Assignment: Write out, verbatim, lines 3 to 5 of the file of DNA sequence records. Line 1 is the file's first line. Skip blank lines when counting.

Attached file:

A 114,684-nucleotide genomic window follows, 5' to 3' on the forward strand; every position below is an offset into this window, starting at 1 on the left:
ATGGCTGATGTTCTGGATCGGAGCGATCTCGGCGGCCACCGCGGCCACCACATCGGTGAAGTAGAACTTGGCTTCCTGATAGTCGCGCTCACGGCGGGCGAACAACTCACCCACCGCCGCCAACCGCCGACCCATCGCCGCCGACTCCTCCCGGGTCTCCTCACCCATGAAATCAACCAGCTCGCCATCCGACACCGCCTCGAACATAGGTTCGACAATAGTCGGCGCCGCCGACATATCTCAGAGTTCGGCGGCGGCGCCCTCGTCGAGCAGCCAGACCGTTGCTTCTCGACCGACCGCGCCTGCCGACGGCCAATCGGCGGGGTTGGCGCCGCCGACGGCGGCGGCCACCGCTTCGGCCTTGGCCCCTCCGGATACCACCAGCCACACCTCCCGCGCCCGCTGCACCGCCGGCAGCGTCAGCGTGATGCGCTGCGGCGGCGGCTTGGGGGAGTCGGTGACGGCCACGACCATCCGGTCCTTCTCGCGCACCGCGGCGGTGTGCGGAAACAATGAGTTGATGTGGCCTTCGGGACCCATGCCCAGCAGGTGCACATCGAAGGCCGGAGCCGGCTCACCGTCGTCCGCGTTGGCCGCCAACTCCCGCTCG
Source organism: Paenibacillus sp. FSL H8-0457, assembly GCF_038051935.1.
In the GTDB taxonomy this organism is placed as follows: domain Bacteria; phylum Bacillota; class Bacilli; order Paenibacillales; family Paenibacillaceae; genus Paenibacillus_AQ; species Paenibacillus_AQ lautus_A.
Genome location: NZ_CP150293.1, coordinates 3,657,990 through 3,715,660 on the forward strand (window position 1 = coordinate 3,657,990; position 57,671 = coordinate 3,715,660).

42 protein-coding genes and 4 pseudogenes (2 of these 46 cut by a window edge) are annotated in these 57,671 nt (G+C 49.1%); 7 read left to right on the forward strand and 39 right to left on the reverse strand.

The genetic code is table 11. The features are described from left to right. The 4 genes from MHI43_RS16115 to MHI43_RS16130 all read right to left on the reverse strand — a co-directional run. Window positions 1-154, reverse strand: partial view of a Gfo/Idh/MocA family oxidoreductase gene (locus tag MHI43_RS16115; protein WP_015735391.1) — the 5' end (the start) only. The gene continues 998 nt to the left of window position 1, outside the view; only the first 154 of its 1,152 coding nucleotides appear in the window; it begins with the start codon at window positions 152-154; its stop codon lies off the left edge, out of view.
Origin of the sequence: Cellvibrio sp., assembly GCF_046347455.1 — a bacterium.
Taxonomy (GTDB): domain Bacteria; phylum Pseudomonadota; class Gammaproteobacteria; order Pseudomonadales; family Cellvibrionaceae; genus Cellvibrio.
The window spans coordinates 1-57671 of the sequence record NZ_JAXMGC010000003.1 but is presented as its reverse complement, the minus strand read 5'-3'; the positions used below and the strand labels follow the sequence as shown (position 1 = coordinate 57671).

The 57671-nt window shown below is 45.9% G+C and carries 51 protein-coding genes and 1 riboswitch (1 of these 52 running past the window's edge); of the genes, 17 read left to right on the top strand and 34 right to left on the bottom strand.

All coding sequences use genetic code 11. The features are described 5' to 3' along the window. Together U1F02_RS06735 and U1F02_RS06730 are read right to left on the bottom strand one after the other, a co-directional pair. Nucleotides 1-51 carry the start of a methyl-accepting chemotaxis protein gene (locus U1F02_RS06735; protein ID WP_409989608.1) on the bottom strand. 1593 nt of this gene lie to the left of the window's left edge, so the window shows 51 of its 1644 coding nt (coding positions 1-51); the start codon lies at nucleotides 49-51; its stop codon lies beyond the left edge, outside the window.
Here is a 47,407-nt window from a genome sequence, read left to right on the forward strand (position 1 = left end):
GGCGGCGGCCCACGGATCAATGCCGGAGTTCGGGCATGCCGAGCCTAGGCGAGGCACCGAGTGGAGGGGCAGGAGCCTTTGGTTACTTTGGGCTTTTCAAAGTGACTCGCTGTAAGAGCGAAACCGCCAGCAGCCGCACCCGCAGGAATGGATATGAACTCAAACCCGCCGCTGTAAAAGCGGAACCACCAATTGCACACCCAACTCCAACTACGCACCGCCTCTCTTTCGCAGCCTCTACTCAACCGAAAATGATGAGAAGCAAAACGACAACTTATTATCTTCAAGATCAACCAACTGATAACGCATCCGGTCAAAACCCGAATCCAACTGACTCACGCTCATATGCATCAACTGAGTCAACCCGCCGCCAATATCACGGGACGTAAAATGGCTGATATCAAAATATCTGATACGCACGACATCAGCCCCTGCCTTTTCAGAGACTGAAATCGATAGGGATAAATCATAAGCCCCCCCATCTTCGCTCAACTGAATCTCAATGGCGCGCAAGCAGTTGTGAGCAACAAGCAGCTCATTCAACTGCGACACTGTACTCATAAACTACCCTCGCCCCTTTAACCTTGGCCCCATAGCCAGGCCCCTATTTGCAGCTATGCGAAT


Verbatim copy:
Source organism: Paenibacillus sp. FSL H8-0457, assembly GCF_038051935.1.
In the GTDB taxonomy this organism is placed as follows: domain Bacteria; phylum Bacillota; class Bacilli; order Paenibacillales; family Paenibacillaceae; genus Paenibacillus_AQ; species Paenibacillus_AQ lautus_A.
Genome location: NZ_CP150293.1, coordinates 3,657,990 through 3,715,660 on the forward strand (window position 1 = coordinate 3,657,990; position 57,671 = coordinate 3,715,660).